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‘ [357] the cause of education and agriculture, to which he was ardently devoted to the close of his life. For more than twenty years he presided over the Agricultural Society of Fredericksburg, always assiduous in the discharge of his duty and never flagging, even when his fellow-laborers were in despair. His addresses were characterizd by a zealous devotion to the interests, morals, education, and the improvement in agriculture, not of the people of Virginia only, but of the whole Union. He was happy in his powers of conversation, cheerful amidst adversity and affliction, and died a sincere Christian.’

Mr. Garnett was a man of imposing presence, tall and well proportioned, and of great dignity of carriage and manner, even approaching stiffness, but accompanied with great gentleness of disposition, shown especially in his fondness for children. He was a man of the most scrupulous honor and integrity, and his conduct through life was ever ruled by the principles of the Christian religion.

The late Hon. B. Johnson Barbour who attended the boys school at Elmwood in 1829, being a schoolmate there of Muscoe R. H. Garnett, wrote in 1885 some reminiscences of his school days. He says:

Mr. Garnett's presence was very imposing, tall, well proportioned, with a fine eye, a full head of gray hair neatly brought together at the back in a queue, which was the more striking from the fact that that style of dressing the hair had nearly gone out of vogue.” Mr. Barbour says of Mrs. Garnett: ‘I cannot forbear from paying a deserved tribute to Mrs. Garnett. I still cherish her memory with love and gratitude. During my whole stay at Elmwood she was indeed a mother to me, chiding me gently when in fault, encouraging me in every way to press forward, calling me to her chamber to read a portion of the scriptures, and afterwards whatever there might be of interest in the newspapers.’ He adds of Elmwood: ‘I need not attempt any description of Elmwood, I will only say that it has suggested some of the fine old English houses to me, and for years after I lived there, when I would be reading an English novel, Elmwood with its fine hall, its library and parlor, its corridors and general spaciousness, would rise up before me.’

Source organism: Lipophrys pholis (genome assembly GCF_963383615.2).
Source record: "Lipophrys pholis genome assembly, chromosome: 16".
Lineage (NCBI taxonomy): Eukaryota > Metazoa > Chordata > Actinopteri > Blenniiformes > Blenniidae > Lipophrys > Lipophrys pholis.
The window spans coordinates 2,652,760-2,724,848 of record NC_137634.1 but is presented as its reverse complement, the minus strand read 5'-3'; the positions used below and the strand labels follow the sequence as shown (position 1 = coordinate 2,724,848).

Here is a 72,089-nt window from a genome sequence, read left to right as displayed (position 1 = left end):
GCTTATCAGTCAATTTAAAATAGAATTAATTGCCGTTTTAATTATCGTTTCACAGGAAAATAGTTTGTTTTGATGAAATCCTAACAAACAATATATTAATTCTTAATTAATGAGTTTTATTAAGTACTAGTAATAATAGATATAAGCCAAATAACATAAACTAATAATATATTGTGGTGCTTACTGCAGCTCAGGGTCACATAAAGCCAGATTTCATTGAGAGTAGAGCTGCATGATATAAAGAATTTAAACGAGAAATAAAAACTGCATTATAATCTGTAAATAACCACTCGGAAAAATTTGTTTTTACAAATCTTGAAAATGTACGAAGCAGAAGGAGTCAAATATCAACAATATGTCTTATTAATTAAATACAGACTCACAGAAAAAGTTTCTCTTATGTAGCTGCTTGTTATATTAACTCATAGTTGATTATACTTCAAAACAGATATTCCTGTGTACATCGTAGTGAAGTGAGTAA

Mr. Barbour gives an interesting account of the school, and particularly pays a warm tribute to his friend and schoolmate, M. R. H. Garnett.

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